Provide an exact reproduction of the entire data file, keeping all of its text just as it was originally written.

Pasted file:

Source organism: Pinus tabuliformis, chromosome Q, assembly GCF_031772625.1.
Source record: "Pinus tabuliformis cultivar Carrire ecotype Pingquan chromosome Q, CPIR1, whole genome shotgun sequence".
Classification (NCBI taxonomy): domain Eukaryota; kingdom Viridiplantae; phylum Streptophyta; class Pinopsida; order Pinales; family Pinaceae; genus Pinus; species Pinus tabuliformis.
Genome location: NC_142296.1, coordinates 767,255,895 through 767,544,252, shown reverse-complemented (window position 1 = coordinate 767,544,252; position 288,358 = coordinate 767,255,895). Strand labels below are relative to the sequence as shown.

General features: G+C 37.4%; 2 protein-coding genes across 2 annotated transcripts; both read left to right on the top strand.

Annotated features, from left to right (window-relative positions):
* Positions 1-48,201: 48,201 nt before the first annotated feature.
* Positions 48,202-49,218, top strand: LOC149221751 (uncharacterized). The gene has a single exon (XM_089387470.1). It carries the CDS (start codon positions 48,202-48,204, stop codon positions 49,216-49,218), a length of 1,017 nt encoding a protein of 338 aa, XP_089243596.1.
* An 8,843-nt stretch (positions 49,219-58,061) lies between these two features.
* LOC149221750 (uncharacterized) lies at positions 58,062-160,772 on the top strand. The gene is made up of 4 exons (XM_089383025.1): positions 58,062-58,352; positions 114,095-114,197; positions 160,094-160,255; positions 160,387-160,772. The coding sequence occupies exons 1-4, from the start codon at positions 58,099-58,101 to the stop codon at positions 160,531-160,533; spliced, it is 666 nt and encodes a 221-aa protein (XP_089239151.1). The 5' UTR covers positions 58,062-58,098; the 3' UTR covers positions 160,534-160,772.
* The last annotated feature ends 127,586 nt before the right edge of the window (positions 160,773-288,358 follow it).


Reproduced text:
Source organism: Pinus tabuliformis, chromosome Q, assembly GCF_031772625.1.
Source record: "Pinus tabuliformis cultivar Carrire ecotype Pingquan chromosome Q, CPIR1, whole genome shotgun sequence".
Classification (NCBI taxonomy): domain Eukaryota; kingdom Viridiplantae; phylum Streptophyta; class Pinopsida; order Pinales; family Pinaceae; genus Pinus; species Pinus tabuliformis.
Genome location: NC_142296.1, coordinates 767,255,895 through 767,544,252, shown reverse-complemented (window position 1 = coordinate 767,544,252; position 288,358 = coordinate 767,255,895). Strand labels below are relative to the sequence as shown.

General features: G+C 37.4%; 2 protein-coding genes across 2 annotated transcripts; both read left to right on the top strand.

Annotated features, from left to right (window-relative positions):
* Positions 1-48,201: 48,201 nt before the first annotated feature.
* Positions 48,202-49,218, top strand: LOC149221751 (uncharacterized). The gene has a single exon (XM_089387470.1). It carries the CDS (start codon positions 48,202-48,204, stop codon positions 49,216-49,218), a length of 1,017 nt encoding a protein of 338 aa, XP_089243596.1.
* An 8,843-nt stretch (positions 49,219-58,061) lies between these two features.
* LOC149221750 (uncharacterized) lies at positions 58,062-160,772 on the top strand. The gene is made up of 4 exons (XM_089383025.1): positions 58,062-58,352; positions 114,095-114,197; positions 160,094-160,255; positions 160,387-160,772. The coding sequence occupies exons 1-4, from the start codon at positions 58,099-58,101 to the stop codon at positions 160,531-160,533; spliced, it is 666 nt and encodes a 221-aa protein (XP_089239151.1). The 5' UTR covers positions 58,062-58,098; the 3' UTR covers positions 160,534-160,772.
* The last annotated feature ends 127,586 nt before the right edge of the window (positions 160,773-288,358 follow it).